Aap sab ko mera ram ram — mu sa cola vina – a very good evening to you all.

I’m happy to be with you today as we join all those around the world who are preparing for Diwali, one of the most important festivals in the Hindu calendar. In Fiji, Diwali has assumed an important place in our national life, not just for Hindus, but for all Fijians as we look forward each year to the Festival of Lights.

Every child in Fiji grows up with a sense of excitement about Diwali. All over the country Fijians will be celebrating with their families and friends. In the coming week, people will be lighting candles, setting off fireworks and meeting with loved ones and neighbours during one of the most exciting and festive times of the year in Fiji.

Diwali marks the triumph of good over evil, light over darkness, happiness over sorrow, knowledge over ignorance, health over sickness. It symbolises the light we must all shine on our shortcomings as individuals and as a nation and overcome them.

It’s a time for each of us to reflect on that which is most important in our lives, which we can all too often lose sight of in the course of our day-to-day responsibilities. It’s also a time to find fellowship with our neighbours – to reach out to fellow Fijians with acts of kindness and hospitality. And, like all of our religious festivals in Fiji, it’s a time to give thanks for the spiritual aspect of our lives and the strength we derive from our beliefs.

To me, Diwali is about Fiji coming together as one nation to rejoice and give thanks for the glory of God and the bonds of family and friendship.

It’s always been a matter of great personal pride how openly we embrace each other’s different religions and how ready we are to include those of different faiths in our observances.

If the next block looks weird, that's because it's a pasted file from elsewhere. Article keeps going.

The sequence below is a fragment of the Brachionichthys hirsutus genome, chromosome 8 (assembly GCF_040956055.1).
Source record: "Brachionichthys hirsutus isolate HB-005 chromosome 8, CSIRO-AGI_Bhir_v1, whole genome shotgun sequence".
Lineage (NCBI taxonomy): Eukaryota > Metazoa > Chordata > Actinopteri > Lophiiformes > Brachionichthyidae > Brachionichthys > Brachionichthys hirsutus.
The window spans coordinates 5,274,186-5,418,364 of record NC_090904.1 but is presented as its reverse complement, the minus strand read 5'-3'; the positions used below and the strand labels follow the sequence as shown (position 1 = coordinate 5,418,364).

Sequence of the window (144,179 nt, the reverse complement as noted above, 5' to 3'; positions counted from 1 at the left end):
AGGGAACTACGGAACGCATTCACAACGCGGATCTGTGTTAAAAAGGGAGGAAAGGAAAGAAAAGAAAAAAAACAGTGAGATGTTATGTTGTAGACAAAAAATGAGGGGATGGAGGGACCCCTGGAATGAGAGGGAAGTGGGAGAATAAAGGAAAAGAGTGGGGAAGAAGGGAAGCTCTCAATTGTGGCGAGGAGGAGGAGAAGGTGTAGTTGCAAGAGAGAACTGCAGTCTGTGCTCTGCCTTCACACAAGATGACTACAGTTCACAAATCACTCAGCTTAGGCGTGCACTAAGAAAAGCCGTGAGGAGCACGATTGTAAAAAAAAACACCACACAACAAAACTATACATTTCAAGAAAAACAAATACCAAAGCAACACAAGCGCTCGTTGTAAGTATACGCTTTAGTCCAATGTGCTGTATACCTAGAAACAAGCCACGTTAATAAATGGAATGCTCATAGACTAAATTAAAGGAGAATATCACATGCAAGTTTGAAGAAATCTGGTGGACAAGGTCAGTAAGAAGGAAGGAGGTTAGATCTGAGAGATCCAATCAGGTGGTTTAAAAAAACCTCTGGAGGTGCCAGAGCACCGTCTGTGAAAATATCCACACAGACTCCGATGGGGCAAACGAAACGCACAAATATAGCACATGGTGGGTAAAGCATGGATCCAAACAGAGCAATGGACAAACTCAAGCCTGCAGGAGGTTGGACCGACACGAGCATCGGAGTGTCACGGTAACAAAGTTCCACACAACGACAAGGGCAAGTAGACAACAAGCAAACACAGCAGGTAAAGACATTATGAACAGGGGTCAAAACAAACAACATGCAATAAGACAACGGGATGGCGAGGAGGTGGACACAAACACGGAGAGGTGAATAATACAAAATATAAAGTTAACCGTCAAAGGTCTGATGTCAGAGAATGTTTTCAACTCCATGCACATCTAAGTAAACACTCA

Such acceptance and understanding is one of the brightest lights in our national life, and it’s up to each of us to protect the spirit of peace and harmony that we gather today to celebrate. To extend tolerance and goodwill towards our fellow Fijians.

In fact, Fiji is one of only a handful of countries in the world that celebrates public holidays for the great commemorations of Christianity, Islam and Hinduism. And we do so proudly. This underlines the unique nature of Fiji in our own region – a multi-faith nation with a Constitution that guarantees religious freedom and establishes a secular state, in which all religions are equal. We also do it as a personal gesture of respect for our fellow citizens of other faiths, knowing that whatever beliefs we hold, we are one people, one nation, and have a common destiny.

Many Fijians have come to realise that religion can actually be a unifying force, a bridge between us all, no matter what we believe. That’s because a sense of spirituality – a belief in something greater than ourselves – is common to the overwhelming majority of Fijians, no matter what their religious background.

We can find common ground with each other precisely by understanding and respecting that principle, because the wonderful thing is that the teachings of our many religions are inter-connected. They embody many of the same values – of consideration for others, especially the less fortunate; of honesty and integrity in the way we live our lives; and of duty and service to each other, our nation and the higher being we worship.

Of course, this spirit of tolerance and harmony is not limited to our religious lives; it extends to our national life as well. Because we have established once and for all that every citizen deserves the same rights and opportunities as anyone else. Everyone is a Fijian. We all belong, no matter where we come from and whatever our beliefs. It’s a wonderful time to be Fijian as we set our sights on a united future, with all the possibility that holds for us all and for future generations.

Ladies and Gentlemen, tonight is not a night for long speeches, but before I conclude I want to join the people of Lautoka in thanking Alvin Raj and his family for all the work they’ve put into organising this Diwali Mela, which they’ve done every year since 2011. Vinaka vakalevu for your commitment to the people of the West.

In this Festival of Lights, may we all find peace and joy and a renewed commitment to caring for each other. May we continue to be compassionate and generous to all people. And may we all embrace knowledge and light over ignorance and darkness.

I wish all Fijians a joyful Diwali and our Hindu brothers and sisters a Happy New Year.

Vinaka vakalevu. Thank you.